Filed under: Healthy Tips
For some people, eating certain foods can cause serious allergic reactions, even death! The most common food allergens are milk, eggs, fish and shellfish, tree nuts (such as almonds, walnuts, and pecans), peanuts, wheat, and soy. Other food allergies are possible, so it’s important to read food labels for ingredient information if you are at risk. Click here for more information.
Although the internet is a quick and easy way to find health information, the source may not always be reputable. The Office of Dietary Supplements at the National Institutes of Health has developed guidelines to help consumers evaluate internet-based health information. Click here to find out more.
Carbohydrates provide our bodies with energy. “Good” carbohydrates—usually the complex carbohydrates such as vegetables, fruits, and whole grains—have more fiber. They also contain vitamins and minerals. “Bad carbs” include refined carbohydrates—foods made with white flour—and processed foods with added sugars. To find out more about eating the good carbs, read the Centers for Disease Control and Prevention information on carbohydrates.
You may have heard about the Body Mass Index (BMI), but do you really know what it is? BMI is an indicator of body fat for most adults—a screening tool for possible health problems. BMI is calculated using weight and height, and depending on the number, the result is categorized into underweight, normal weight, overweight, and obese. The higher the BMI, the higher the risk of certain diseases such as heart disease, high blood pressure, Type 2 diabetes, and certain cancers. The Centers for Disease Control and Prevention has an adult BMI calculator, child and teen BMI calculator, and information for interpreting the numbers.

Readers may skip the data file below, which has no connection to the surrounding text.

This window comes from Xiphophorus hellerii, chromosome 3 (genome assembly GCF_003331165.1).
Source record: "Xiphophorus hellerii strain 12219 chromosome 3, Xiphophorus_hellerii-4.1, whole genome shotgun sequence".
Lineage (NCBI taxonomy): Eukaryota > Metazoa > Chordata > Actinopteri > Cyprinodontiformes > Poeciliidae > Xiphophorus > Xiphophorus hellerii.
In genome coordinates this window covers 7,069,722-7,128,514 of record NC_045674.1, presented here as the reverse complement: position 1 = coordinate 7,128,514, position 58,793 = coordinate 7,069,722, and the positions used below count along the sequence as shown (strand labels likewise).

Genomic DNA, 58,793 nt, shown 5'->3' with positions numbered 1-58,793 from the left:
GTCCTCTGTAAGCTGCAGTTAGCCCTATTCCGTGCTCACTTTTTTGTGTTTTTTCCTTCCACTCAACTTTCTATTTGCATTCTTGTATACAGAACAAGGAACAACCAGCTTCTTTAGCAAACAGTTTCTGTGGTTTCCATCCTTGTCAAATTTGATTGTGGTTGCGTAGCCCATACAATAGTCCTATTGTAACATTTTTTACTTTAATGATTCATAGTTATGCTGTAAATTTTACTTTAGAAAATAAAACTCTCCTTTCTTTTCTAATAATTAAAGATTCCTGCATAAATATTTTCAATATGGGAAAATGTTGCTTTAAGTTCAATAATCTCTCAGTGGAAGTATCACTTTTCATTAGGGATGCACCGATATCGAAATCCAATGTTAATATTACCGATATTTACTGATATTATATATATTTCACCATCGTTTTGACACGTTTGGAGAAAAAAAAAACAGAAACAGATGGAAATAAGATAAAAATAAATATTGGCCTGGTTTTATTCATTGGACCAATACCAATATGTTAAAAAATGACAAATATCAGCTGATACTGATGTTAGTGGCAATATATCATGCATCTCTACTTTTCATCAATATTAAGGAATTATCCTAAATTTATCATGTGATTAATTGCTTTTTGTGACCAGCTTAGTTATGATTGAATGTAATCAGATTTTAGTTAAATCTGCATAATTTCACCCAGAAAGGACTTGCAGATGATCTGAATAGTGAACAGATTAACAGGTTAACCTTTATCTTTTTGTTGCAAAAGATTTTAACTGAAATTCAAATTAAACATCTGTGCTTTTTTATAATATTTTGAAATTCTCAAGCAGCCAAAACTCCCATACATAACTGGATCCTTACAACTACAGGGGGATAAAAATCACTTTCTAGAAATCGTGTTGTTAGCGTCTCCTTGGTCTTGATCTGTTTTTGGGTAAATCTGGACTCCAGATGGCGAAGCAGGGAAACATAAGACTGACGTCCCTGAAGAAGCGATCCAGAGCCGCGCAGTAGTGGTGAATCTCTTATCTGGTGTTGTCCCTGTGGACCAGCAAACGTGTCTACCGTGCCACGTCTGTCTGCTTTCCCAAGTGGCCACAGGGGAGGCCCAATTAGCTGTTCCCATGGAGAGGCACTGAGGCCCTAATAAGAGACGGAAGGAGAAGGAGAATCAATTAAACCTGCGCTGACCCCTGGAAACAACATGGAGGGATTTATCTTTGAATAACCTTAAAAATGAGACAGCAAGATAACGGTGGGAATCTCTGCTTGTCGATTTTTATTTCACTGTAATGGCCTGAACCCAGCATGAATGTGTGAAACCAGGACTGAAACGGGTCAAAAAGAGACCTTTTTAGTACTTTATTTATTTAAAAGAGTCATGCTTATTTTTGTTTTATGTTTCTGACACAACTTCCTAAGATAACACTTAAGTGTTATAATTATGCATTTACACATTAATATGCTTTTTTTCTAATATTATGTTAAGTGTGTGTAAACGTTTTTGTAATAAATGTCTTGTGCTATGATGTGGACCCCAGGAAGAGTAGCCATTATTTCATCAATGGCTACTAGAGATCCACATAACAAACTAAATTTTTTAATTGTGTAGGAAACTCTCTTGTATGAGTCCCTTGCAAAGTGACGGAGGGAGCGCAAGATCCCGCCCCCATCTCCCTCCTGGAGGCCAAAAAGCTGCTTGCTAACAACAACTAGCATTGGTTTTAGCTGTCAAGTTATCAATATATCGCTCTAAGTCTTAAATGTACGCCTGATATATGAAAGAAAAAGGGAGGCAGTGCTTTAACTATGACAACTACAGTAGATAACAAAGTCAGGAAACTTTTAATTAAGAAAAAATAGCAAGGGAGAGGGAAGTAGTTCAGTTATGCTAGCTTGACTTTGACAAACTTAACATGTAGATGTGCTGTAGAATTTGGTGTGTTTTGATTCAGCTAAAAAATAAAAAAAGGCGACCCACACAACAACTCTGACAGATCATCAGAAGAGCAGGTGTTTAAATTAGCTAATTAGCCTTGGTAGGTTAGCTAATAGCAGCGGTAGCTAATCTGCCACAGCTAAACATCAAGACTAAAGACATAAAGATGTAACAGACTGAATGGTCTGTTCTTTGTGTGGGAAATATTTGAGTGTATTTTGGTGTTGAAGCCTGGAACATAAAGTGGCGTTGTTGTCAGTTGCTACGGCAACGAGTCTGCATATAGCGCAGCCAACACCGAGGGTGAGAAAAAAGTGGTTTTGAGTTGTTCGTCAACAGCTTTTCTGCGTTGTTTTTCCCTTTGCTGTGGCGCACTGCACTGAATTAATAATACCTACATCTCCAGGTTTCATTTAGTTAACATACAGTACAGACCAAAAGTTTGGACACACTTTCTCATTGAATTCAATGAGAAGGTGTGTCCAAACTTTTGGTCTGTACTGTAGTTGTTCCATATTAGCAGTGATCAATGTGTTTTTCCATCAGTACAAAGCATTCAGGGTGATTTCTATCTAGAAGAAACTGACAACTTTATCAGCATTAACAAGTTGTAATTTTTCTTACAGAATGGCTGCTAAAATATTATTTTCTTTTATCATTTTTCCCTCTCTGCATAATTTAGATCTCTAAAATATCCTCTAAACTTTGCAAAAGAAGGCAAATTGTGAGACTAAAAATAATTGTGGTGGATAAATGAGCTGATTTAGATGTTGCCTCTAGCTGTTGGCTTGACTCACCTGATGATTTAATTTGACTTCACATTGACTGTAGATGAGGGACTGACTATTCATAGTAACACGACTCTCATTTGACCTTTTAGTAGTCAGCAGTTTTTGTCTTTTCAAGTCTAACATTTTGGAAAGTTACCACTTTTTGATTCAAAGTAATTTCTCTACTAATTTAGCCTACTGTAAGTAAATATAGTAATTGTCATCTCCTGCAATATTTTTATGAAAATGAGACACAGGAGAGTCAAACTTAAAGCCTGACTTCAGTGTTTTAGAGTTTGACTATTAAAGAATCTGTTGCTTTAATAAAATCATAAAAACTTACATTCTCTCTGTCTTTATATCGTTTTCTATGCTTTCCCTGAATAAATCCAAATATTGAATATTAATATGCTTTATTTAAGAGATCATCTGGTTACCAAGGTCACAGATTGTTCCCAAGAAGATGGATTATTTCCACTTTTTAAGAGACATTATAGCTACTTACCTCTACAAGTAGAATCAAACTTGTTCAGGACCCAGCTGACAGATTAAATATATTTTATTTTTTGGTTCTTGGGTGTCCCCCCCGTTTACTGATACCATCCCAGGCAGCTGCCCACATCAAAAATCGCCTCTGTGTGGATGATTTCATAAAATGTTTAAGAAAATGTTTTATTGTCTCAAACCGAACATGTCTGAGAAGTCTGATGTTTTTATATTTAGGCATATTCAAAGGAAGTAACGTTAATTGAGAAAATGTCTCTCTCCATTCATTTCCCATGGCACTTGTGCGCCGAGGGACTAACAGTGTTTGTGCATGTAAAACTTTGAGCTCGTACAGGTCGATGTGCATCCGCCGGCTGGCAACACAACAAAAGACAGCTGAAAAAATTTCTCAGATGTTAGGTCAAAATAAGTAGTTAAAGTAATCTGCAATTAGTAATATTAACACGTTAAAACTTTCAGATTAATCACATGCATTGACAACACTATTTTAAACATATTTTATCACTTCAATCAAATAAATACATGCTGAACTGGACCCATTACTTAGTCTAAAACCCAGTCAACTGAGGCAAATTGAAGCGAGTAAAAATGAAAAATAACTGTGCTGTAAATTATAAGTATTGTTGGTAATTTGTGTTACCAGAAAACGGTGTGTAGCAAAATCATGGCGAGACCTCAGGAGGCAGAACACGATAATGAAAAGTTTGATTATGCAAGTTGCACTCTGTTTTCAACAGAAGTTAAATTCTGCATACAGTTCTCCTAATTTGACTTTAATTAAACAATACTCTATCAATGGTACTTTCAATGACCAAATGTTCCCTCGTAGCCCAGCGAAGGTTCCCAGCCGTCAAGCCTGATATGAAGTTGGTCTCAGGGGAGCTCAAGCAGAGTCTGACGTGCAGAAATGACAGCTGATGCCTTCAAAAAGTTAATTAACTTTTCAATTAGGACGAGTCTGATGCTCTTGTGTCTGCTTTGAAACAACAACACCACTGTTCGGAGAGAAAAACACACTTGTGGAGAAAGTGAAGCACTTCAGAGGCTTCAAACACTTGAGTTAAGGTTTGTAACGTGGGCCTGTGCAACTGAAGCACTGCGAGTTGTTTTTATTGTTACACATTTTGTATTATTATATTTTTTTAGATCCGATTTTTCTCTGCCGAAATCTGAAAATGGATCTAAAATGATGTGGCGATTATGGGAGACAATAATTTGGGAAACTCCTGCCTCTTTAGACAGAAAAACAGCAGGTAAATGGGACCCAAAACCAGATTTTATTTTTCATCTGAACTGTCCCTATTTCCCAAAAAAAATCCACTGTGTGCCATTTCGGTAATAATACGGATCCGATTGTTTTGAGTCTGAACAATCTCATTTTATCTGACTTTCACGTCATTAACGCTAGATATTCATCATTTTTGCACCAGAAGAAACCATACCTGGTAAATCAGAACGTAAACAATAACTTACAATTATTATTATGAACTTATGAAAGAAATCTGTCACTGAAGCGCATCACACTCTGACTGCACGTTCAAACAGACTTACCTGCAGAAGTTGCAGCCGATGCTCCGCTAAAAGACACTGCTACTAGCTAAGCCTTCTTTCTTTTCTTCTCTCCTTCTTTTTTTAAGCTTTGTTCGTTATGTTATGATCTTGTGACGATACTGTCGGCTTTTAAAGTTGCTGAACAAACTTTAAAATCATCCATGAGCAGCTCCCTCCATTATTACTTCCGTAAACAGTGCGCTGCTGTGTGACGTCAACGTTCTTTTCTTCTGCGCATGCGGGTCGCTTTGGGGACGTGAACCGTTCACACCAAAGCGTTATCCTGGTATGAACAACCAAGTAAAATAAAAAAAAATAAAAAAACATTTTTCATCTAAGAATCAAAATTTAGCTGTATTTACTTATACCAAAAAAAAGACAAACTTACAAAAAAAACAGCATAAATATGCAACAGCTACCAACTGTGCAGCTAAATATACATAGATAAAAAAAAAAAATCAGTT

Water/pool workouts and swimming are great ways to give aching joints a break or recover from an injury and still get in a good workout. Exercising in the water provides the same aerobic fitness benefits as exercising on land. In fact, exercising in water may be less work for your heart; it pumps out more blood per beat, and heart rates are slightly slower. What’s more, pressure from the water speeds blood flow back to your heart, where your blood gets the oxygen that your muscles need during exercise.
Aquatic exercise is great for most people, including older and younger folks. Consider jumping in a pool to reduce stress and the risk for overuse injuries and as an alternative to your usual exercise routine.
Don’t belong to a gym? Don’t own exercise equipment? Deployed with no workout facility close? On TDY? Only have a few minutes during commercial breaks of your favorite TV show to work out? No problem! We have the solution, whatever your excuse. These 25 at-home-exercises from the American Council on Exercise can be done anytime, anywhere. There are step-by-step instructions for each exercise, and all can be performed in a hotel, at home, at work, or in the middle of the desert. The only equipment you need for these exercises is you—so get started today!
The physical and emotional stress associated with post-traumatic stress disorder (PTSD) can raise your blood pressure and cholesterol and increase body mass index, all of which are risk factors for heart disease. Veterans suffering from PTSD are more than twice as likely to die from a heart attack than those without PTSD. While the exact relationship between PTSD and heart disease is not fully understood, we know that regular exercise can help prevent heart disease and other risk factors, which could be helpful for those with PTSD. Some types of exercise can be effective in reducing psychological symptoms associated with PTSD and also can play a role in reducing unhealthy behaviors such as smoking, being overweight, and physical inactivity—sometimes byproducts of trying to cope. If you think that exercise might help you or a loved one cope with PTSD, speak with your healthcare provider to assess how much and what kind of exercise is best!